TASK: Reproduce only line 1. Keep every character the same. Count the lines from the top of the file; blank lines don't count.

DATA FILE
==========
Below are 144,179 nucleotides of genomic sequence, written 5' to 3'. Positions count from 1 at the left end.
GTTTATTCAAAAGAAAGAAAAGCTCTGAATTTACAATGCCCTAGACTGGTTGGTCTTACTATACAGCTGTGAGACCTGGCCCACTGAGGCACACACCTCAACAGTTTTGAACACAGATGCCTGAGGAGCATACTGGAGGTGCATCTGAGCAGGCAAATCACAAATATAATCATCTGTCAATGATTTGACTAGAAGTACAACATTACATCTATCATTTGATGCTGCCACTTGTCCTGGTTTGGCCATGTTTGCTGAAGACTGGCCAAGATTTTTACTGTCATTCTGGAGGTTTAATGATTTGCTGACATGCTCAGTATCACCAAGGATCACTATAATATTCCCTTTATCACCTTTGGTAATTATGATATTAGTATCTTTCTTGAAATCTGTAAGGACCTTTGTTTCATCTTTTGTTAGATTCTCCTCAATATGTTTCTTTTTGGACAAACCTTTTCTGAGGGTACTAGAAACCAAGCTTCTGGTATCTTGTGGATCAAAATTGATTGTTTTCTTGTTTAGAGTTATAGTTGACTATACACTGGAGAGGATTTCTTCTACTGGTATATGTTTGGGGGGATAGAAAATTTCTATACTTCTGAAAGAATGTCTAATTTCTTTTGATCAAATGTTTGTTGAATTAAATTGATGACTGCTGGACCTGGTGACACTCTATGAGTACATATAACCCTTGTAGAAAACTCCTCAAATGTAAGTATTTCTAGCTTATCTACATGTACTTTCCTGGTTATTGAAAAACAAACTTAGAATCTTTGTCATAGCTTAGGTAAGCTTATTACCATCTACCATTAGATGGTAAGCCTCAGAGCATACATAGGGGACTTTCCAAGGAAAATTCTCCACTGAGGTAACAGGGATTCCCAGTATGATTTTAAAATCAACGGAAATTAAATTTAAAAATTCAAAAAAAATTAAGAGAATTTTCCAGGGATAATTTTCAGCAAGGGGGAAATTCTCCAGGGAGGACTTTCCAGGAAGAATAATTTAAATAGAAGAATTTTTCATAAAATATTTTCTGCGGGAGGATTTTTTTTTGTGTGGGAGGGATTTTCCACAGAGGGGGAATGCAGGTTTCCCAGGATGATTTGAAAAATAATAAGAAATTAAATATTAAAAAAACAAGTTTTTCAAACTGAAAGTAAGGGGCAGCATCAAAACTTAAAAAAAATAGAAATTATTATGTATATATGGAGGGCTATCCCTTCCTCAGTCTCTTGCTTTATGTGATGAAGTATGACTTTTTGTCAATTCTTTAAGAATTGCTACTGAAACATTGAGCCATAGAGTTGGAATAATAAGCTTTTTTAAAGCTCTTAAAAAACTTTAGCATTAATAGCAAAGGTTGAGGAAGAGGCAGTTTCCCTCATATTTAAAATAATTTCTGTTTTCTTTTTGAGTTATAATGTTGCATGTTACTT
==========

Below are 144,179 nucleotides of genomic sequence, written 5' to 3'. Positions count from 1 at the left end.